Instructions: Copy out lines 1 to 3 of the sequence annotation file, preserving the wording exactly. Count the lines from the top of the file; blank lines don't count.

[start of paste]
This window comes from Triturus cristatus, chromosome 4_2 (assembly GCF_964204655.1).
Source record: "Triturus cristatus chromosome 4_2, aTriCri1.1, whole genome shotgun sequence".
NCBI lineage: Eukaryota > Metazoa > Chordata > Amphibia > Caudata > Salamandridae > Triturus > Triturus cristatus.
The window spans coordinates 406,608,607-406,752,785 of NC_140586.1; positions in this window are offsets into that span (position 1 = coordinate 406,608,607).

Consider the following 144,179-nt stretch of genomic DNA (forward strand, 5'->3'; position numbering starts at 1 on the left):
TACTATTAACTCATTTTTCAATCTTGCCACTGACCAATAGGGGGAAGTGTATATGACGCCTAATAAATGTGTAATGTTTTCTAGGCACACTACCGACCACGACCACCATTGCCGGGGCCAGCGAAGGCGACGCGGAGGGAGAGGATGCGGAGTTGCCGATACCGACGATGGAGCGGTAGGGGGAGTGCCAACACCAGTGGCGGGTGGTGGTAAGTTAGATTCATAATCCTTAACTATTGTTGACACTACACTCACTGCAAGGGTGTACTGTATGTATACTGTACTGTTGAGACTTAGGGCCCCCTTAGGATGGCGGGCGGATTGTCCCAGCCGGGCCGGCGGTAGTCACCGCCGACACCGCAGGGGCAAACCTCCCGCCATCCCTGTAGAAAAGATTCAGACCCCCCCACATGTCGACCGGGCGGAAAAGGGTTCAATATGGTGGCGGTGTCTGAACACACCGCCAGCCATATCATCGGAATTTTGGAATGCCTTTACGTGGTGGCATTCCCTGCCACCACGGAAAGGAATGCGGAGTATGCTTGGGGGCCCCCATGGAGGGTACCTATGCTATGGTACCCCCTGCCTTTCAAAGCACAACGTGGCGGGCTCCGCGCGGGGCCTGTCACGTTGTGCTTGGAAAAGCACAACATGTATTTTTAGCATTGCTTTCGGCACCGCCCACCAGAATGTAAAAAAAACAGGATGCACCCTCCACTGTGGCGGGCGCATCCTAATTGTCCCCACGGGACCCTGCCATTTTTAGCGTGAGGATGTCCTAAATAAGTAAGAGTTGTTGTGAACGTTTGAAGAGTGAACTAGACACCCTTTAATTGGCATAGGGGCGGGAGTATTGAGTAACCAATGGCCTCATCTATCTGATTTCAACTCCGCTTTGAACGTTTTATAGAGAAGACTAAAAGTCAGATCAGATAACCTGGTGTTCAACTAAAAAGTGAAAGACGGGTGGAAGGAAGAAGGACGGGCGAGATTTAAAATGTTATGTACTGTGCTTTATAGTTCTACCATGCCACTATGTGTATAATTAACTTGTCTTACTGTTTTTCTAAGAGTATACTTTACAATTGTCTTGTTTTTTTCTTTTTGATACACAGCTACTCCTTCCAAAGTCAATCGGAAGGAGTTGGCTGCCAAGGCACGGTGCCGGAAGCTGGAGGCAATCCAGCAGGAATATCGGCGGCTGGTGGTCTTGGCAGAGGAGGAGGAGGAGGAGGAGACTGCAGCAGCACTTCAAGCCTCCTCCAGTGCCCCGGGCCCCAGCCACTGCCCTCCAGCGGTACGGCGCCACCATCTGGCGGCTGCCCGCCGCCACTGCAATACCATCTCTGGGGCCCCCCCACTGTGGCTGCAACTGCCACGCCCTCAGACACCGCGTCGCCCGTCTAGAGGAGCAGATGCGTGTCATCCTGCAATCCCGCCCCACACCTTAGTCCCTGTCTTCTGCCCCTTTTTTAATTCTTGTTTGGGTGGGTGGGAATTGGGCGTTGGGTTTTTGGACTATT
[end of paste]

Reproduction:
This window comes from Triturus cristatus, chromosome 4_2 (assembly GCF_964204655.1).
Source record: "Triturus cristatus chromosome 4_2, aTriCri1.1, whole genome shotgun sequence".
NCBI lineage: Eukaryota > Metazoa > Chordata > Amphibia > Caudata > Salamandridae > Triturus > Triturus cristatus.